So it's now this Thursday--where is the cold air that was forecast to be blasting into the central US today?  It's still building across Canada:
Fig 1 -- Northern Hemispheric plot of 500 mb height (shaded) and sea-level pressure (contoured) for 12 Z, Nov. 18, 2010.  From the HOOT website.
But our once-bullish models from last week have definitely backed off with the speed at which they are advecting the colder air into the central US.  Notice on the figure above how we have a trough off the Pacific Northwest, a trough over the Canadian Maritimes, and a very broad, low-amplitude ridge between the two.  This general pattern is being forecast to hold on by both the GFS and ECMWF models until the middle of next week when the persistant troughing over the northwest finally becomes progressive and gets across the country (with a fun, deep surface cyclone according to the GFS).  As long as the central US stays under that ridging, the cold air will be held back.

The model temperature forecasts still have the central US getting colder, though the consensus is now that this really won't happen until the middle of next week.  Here's the GFS forecast for the lows this Saturday morning.
Fig 2 -- GFS forecast surface temperatures for 12Z Saturday, Nov. 20, 2010--48 hour forecast.
We can see the really cold temperatures are there, with lows in the -5 to -20 degree Fahrenheit range across much of the Canadian Prairies. Even reflected at the surface you can still see that general pattern of trough to the west, trough to the east, and ridging in between. However, note that there appears to be some convergence in the winds along a line through the Oklahoma Panhandle then stretching along the I-44 corridor through central Missouri and southern Illinois. With cold air to the north and warmer air to the south and converging winds, this hints at frontogenesis in this region.  We can even see the pressure troughing starting to occur in the pressure contours along that line.  (Remember from the last post that cold fronts tend to be associated with pressure falls...).

Sure enough, by Monday morning, we can see that there is a loosely-defined front in this region.
Fig 3 -- GFS forecast surface temperatures for 12Z Monday, Nov. 22, 2010--96 hour forecast.
We can see a nice swath of warm Gulf of Mexico air that has advected into much of the lower Mississippi River valley and into parts of the midwest, contrasting with the colder air to the north.  Very frontogenic.  However, the surface pressure field remains rather ill-defined in this area.  What's the dominant low pressure center?  Is it over western Ontario?  Or near Kansas City?  The winds to the north of this front remain relatively light, partially because of the unorganized pressure field.  As such, no strong cold air advection is occurring.  However, you can see that the cold air was begun to expand in western Canada.  It has also gotten much colder in Minnesota, the Dakotas, and even down into Colorado.  Why can't the surface pressure field organize?  Probably because there's not much support from the structure aloft:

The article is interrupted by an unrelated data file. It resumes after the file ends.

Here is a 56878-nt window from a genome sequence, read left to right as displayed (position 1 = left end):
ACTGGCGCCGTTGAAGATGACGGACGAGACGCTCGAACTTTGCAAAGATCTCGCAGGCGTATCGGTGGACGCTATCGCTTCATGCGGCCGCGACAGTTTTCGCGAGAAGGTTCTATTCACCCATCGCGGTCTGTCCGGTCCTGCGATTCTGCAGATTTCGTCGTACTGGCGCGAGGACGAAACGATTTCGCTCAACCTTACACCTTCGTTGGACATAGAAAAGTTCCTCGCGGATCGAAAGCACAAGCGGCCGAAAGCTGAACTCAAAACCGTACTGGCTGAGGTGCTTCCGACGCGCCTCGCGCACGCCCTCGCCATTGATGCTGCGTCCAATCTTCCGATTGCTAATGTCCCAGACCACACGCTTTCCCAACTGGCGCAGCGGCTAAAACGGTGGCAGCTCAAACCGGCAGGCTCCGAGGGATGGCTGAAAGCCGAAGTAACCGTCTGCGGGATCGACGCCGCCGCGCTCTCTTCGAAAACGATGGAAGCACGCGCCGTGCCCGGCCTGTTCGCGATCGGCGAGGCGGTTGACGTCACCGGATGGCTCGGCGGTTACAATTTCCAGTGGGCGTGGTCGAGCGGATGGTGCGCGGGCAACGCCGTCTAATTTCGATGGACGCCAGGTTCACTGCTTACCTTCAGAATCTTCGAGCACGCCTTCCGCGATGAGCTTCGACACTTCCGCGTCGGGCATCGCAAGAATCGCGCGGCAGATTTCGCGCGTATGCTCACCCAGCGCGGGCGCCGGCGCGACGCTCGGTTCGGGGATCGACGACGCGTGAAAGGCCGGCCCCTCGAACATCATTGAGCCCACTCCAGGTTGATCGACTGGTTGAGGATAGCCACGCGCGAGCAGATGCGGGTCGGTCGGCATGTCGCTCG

Fig 4 -- GFS forecast for 500 mb heights and winds for 12Z Monday, Nov. 22, 2010--96 hour forecast.
At 500 mb, we can see how there is a broad jet streak along that same line where the weak frontal boundary is at the surface.  This is no coincidence--the increase in winds aloft in a direction parallel to the temperature contours is a thermal wind response (there's that term again...).  Remember from before--temperature gradients below cause winds to change aloft.  (Though, admittedly, when I've been talking about thermal wind before, I've talked about it in the opposite way--if we see winds changing with height this means a temperature gradient below...but it works both ways...) We see that thermal wind connection beautifully shown here as winds aloft increase in response to the sharpening temperature gradient at the surface.  But otherwise--there's no well-defined shortwave trough anywhere along that frontal boundary to provide the right divergence aloft to spin something up at the surface.  Thus things remain poorly defined.

By Thursday of next week, things have become much sharper.
Fig 4 -- GFS forecast surface temperatures for 12Z Thursday, Nov. 25, 2010--168 hour forecast.